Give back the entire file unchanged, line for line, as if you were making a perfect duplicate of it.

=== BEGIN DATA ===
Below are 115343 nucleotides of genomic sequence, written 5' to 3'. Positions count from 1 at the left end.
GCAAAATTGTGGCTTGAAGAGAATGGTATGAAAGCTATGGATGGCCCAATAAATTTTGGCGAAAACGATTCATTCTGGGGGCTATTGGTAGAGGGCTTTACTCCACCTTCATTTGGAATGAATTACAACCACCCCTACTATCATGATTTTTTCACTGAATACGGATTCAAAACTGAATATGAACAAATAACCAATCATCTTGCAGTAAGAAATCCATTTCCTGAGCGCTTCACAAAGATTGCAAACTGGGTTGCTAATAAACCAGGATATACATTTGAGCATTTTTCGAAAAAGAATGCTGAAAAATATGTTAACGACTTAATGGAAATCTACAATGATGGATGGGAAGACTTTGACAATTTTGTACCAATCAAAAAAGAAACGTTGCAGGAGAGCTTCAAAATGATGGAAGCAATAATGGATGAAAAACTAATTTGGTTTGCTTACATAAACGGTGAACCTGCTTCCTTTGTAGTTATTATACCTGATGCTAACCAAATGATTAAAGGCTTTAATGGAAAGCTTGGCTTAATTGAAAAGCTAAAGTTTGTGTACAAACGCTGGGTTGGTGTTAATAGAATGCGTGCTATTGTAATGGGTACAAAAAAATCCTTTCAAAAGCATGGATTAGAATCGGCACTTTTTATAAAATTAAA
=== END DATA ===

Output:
Below are 115343 nucleotides of genomic sequence, written 5' to 3'. Positions count from 1 at the left end.
GCAAAATTGTGGCTTGAAGAGAATGGTATGAAAGCTATGGATGGCCCAATAAATTTTGGCGAAAACGATTCATTCTGGGGGCTATTGGTAGAGGGCTTTACTCCACCTTCATTTGGAATGAATTACAACCACCCCTACTATCATGATTTTTTCACTGAATACGGATTCAAAACTGAATATGAACAAATAACCAATCATCTTGCAGTAAGAAATCCATTTCCTGAGCGCTTCACAAAGATTGCAAACTGGGTTGCTAATAAACCAGGATATACATTTGAGCATTTTTCGAAAAAGAATGCTGAAAAATATGTTAACGACTTAATGGAAATCTACAATGATGGATGGGAAGACTTTGACAATTTTGTACCAATCAAAAAAGAAACGTTGCAGGAGAGCTTCAAAATGATGGAAGCAATAATGGATGAAAAACTAATTTGGTTTGCTTACATAAACGGTGAACCTGCTTCCTTTGTAGTTATTATACCTGATGCTAACCAAATGATTAAAGGCTTTAATGGAAAGCTTGGCTTAATTGAAAAGCTAAAGTTTGTGTACAAACGCTGGGTTGGTGTTAATAGAATGCGTGCTATTGTAATGGGTACAAAAAAATCCTTTCAAAAGCATGGATTAGAATCGGCACTTTTTATAAAATTAAA